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Lean healthcare is the application of “lean” ideas in healthcare facilities to minimize waste in every process, procedure, and task through an ongoing system of improvement. Using lean principles, all members of the organization, from clinicians to operations and administration staff, continually strive to identify areas of waste and eliminate anything that does not add value for patients. Taiichi Ohno of Toyota, was the originator of lean principles. He described eight areas of waste that occur in every industry.

A new study found that Lean is a suitable methodology to accelerate patient recovery by reducing the time between on-the-job accidents and the beginning of physical therapy treatment.

The study identified ways to address inefficiencies in the workers’ compensation system and concluded that eliminating pre-authorization for physical therapy and the additional lead time it creates can improve health outcomes and reduce claim costs.

Omar Taha, in collaboration with his peers designed and deployed multiple case studies to better understand the journey of an injured worker within the workers’ compensation system.

This study was in partnership with a national healthcare provider in the field of workers’ compensation to conduct direct observations in five of their clinics across Florida and Pennsylvania. Researchers analyzed the data of 263 injured workers with eight or more physical therapy visits who were treated at clinics in both states over 31 days.

The research concluded activities associated with the pre-authorization of treatment were the primary non-value-added activity from the perspective of the injured worker based on delayed physical therapy treatment. Removing pre-authorization requirements could significantly reduce the lead time for treatment of injured workers. An injured worker could, for example, visit their referring physician and complete their first physical therapy session within the same office visit.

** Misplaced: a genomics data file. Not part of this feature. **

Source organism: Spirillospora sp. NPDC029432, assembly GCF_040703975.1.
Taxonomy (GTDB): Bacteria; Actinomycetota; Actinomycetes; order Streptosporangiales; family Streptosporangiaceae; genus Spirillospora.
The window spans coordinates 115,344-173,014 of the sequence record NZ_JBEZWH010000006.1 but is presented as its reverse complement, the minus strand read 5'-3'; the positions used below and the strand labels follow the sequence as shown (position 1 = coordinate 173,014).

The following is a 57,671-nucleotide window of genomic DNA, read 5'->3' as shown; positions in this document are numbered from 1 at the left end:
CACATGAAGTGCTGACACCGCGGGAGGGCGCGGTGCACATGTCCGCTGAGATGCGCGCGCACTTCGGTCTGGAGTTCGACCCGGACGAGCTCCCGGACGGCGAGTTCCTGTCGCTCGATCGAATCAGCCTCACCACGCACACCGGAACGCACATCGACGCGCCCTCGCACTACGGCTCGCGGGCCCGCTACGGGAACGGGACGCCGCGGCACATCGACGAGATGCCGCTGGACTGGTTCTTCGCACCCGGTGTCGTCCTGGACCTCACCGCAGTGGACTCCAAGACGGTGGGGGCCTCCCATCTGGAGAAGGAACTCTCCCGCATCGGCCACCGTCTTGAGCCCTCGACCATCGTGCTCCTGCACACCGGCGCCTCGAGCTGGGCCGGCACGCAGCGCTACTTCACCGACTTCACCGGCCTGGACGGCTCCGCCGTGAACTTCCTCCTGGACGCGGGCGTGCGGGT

Half of the injured Pennsylvania workers in the researchers’ dataset attended their first physical therapy treatment within less than a day of obtaining a prescription whereas injured Florida workers required more than five days. In Florida, injured workers needed an average of 39.58 days to complete eight physical therapy visits compared to only 27.92 days to complete the same number of visits in Pennsylvania, a median of 34.09 vs. 22.15 days.

The disparity between the two states is likely due to Pennsylvania eliminating pre-authorization activities, according to the study.

“Physical therapy plays a significant role in the treatment of most work-related injuries and drives medical and indemnity costs of workers’ compensation claims,” said Taha, One Call senior director of continuous improvement and doctoral candidate in systems engineering at The George Washington University.

“Our findings corroborate that Lean is an effective methodology in identifying and removing administrative inefficiencies from the treatment process, which could accelerate patients’ recovery, reduce administrative burden on healthcare providers, and improve the overall claim cost,” said Taha.

Patterns emerged that showed inefficiencies in the information flow between insurance companies, referring care providers, and treatment care providers,” said Professor Thomas A. Mazzuchi from the Department of Engineering Management and Systems Engineering at The George Washington University. “This negatively impacts the delivery of care for injured workers.”

This was the first study to apply Lean methodology to workers’ compensation. The paper titled “Uncovering inefficiencies in the workers’ compensation industry using Lean methodology” was published in The TQM Journal.